Hot as Hell

I spent the summer whining about how cold I was. Now we've transitioned into fall, and into a new complaint: it's so freaking hot! What is up with the climate in this bass-ackwards state?? We've even had to delay the next installment of Adam's Soup Series because I don't want to eat anything that isn't a popsicle.

Yesterday I made a pitcher of iced tea to combat my afternoon caffeine stupor and the killer heat. I chilled it with skulls and crossbones from my Bone Chillers Ice Cube Tray

I clearly don't need chilly weather to get me in a Halloweeny mood. I'm starting to plan for a Halloween cocktail party (would any of you Bay Area bloggers be interested in an invite?), and I'll surely be popping some of these creepy gems into intoxicating concoctions...


Dare to Dream: Wicked Bling

I like sparkly things as much as the next girl, but I'll be honest: if given the choice between a diamond and the cash equivalent, I'll be laughing all the way to Restoration Hardware. Diamonds are forever, but furniture is this girl's best friend.

Of course, if I were to be offered one of these, it would be another matter entirely. First off, any gentleman who could afford a rock that heavy could likely fund my decor habit with his pocket money. Secondly, I might live in a hovel to have this glorious combination of petal and claw glittering on my finger.

Round diamond "Flora" ring by McTeigue & McClelland Jewelers (via Martha Stewart Weddings)

I'm not anticipating any proposals from wealthy suitors, so my principles will remain untested, and this will get filed under "dare to dream." And oh, how I shall dream.


Summer-Fall Shift

In only a week I'll be visiting my family in Seattle. My mother informs me (with a grumble) that I should pack my raincoat. I'm actually looking forward to true Autumn weather!

I've discovered pluots this week, and it occurs to me that they're the perfect symbol for the Bay Area September, a Summer-Fall hybrid. Super ripe, deeply sweet, exactly the color of dappled red leaves. 

Thank you for your wonderful comments on my dining room! I'll be taking advantage of the lovely filtered sunlight this weekend so I can give you more images of my home next week...

Until then,

xoxo Elizabeth



Yesterday I visited Chomp, the carnivorous plant exhibit at the San Francisco Conservatory of Flowers. It was fun to tour as an adult, but it made me wish I was still a nanny! The exhibit was definitely geared towards kids with comic book styling, displays outfitted with magnifying glasses, and of course, the "ewww, gross!" factor. I was hoping to capture a venus flytrap in action, but they apparently weren't hungry. I did, however, get beautiful shots of strangely alien pitcher plants.

As cute as the Chomp feature was, I fell in love with the more traditional Victorian aesthetic of the main Conservatory exhibits. I can imagine spending several hours there with a macro lens, and the steamy greenhouse climate would be a welcome vacation from blustery winter weather!

My favorite part was a pond dotted with enormous lily pads, touted as strong enough to hold my weight. I can't tell you how tempted I was to test that claim.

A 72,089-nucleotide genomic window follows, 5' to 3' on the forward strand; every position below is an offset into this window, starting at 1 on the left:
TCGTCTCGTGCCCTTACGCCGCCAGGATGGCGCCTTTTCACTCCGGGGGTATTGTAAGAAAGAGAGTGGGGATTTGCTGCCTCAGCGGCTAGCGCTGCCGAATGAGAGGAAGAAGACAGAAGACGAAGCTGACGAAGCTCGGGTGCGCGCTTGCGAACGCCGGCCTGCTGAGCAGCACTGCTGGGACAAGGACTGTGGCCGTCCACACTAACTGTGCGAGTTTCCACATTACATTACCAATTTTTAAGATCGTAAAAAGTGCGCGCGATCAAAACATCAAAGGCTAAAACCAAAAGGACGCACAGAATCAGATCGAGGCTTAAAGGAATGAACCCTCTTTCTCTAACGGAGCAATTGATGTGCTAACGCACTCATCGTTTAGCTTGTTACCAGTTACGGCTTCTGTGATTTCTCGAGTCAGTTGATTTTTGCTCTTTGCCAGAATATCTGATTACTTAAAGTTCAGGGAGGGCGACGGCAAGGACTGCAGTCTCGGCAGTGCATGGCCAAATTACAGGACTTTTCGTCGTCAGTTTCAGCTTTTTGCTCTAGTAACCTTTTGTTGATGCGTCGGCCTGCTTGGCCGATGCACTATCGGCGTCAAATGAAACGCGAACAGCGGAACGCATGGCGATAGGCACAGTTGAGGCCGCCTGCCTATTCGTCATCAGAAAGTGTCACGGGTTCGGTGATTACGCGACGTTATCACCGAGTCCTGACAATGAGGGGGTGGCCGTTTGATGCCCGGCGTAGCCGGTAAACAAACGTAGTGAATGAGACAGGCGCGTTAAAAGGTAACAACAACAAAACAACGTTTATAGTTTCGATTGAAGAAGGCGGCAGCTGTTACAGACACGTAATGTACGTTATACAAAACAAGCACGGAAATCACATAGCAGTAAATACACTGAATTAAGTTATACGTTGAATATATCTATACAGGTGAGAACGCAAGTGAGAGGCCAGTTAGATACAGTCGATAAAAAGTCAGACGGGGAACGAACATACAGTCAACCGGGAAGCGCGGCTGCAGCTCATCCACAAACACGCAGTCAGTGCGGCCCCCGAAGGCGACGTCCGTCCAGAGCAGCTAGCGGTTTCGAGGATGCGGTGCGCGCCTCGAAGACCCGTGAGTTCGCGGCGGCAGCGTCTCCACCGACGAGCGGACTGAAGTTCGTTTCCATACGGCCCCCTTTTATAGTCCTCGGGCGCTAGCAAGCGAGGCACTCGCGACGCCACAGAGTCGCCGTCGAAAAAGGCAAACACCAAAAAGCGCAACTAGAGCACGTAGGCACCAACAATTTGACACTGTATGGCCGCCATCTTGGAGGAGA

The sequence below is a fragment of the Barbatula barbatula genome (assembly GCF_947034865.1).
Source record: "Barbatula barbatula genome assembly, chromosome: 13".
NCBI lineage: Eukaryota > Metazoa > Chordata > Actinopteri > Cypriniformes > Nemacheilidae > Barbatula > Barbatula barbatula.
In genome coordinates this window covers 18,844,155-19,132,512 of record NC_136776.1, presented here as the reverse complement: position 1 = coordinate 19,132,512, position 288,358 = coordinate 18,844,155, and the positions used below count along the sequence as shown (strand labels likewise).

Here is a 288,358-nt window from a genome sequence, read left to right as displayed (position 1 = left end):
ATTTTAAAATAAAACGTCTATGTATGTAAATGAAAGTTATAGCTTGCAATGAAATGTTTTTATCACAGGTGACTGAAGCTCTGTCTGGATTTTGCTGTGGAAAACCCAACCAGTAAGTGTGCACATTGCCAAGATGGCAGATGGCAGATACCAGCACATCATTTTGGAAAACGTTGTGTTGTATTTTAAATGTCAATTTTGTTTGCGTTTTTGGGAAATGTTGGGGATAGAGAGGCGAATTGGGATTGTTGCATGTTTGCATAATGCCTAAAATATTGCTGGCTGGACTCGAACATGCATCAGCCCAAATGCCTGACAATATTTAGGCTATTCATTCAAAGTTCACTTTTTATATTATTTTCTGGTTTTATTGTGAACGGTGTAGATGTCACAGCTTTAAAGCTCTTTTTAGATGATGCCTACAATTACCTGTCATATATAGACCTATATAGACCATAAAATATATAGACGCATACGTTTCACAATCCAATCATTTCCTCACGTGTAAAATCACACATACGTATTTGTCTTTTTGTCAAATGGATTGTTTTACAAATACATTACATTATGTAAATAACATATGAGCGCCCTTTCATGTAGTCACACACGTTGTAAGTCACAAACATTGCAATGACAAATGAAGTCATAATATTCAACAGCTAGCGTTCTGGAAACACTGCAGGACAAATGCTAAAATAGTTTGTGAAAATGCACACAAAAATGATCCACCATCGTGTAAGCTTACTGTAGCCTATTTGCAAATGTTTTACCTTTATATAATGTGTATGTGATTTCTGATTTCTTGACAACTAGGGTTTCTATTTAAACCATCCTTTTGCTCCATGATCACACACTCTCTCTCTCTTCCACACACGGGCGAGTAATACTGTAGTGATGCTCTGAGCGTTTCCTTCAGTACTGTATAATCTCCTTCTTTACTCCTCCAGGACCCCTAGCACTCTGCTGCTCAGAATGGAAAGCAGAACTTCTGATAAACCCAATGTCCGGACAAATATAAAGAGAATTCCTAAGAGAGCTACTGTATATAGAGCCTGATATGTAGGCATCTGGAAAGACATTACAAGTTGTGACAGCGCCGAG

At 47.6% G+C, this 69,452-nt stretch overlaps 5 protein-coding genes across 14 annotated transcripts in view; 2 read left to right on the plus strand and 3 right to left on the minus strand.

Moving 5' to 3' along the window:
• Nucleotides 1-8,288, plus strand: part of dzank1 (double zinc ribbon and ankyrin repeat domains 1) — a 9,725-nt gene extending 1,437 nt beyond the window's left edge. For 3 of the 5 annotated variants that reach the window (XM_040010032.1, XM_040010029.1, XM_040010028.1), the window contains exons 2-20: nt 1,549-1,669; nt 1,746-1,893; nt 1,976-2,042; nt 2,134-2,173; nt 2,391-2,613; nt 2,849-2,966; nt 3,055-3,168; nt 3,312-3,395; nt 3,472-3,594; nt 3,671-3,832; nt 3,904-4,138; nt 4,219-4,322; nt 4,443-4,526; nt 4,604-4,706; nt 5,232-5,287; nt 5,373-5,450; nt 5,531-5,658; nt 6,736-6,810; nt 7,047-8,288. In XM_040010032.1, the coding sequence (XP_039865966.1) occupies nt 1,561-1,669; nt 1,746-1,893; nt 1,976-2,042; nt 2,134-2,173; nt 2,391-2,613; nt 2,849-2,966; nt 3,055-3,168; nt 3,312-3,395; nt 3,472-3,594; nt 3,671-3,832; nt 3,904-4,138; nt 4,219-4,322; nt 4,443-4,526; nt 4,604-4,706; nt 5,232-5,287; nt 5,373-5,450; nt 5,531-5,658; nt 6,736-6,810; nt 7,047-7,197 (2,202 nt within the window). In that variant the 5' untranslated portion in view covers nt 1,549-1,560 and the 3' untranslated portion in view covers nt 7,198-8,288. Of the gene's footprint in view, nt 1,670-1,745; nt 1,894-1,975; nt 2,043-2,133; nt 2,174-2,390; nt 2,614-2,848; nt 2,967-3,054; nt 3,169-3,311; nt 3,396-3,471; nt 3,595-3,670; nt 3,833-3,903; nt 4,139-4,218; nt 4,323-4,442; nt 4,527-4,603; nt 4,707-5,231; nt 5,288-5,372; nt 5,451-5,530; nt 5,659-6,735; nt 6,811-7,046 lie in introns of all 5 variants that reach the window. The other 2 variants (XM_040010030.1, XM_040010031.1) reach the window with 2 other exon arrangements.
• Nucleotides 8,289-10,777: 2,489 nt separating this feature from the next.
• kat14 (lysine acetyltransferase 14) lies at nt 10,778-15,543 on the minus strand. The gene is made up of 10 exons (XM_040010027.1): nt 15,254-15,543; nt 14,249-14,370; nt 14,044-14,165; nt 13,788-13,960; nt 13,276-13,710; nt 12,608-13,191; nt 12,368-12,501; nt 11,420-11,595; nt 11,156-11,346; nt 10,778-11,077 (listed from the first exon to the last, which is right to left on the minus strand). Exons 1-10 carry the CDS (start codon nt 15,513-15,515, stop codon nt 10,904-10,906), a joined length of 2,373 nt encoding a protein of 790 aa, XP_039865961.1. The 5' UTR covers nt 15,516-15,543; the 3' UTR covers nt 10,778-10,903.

Fresh Picks from Rappaccini's Garden

Hello my lovelies... Today I'm off to Chomp, an exhibit of carnivorous flora at the Golden Gate Park Conservatory of Flowers. Sinister plants??? Can you think of anything more perfectly calculated to delight me?

Speaking of, there's only about a week left to receive up to 15% off of your purchases at my new Etsy shop...


Here & Now: Our Dining Room "After"

My dining table has made many appearances on this blog- usually as the backdrop for one of Adam's gourmet creations. I'm feeling brave today, and I thought I'd show you how it fits into our dining room (or our dining alcove, to be more accurate).

For those of you who've started reading recently, last year (at about this time) Adam and I were informed that his job would be moving from Seattle to Berkeley. We had very little time to decide our course of action- and only a weekend to find a new home in California. Our apartment was selected for its practicality rather than its prettiness. In fact, it was downright ugly. If you don't believe me, check out the "before" pictures here

The only remotely charming feature of the otherwise bland apartment was the bay window in the dining area. I thought, "I can do something with this." And I think I did.


A Glass Half Full Weekend

Monday already? It can't be. Adam and I spent our weekend in the company of amazing people and many glasses of wine, and I can't believe it all went by so quickly (especially the wine).

It's not often that we've got such a full social calendar, with two separate visits from college friends in one weekend! On Sunday we drove up to Sonoma for lunch at the Coppola winery and a taste (or two) of what wine country has to offer.

Naturally I'd like to take an extra day off to recuperate. Today I'm enjoying a quiet house, catching up on the shop, putting the finishing touches on some blog posts for the week... and eyeing the bottle of port that we brought home as a souvenir...


J. Crew is Flipping Out

I keep spotting backwards books. How about these displays at J. Crew?

Photos taken with my iPhone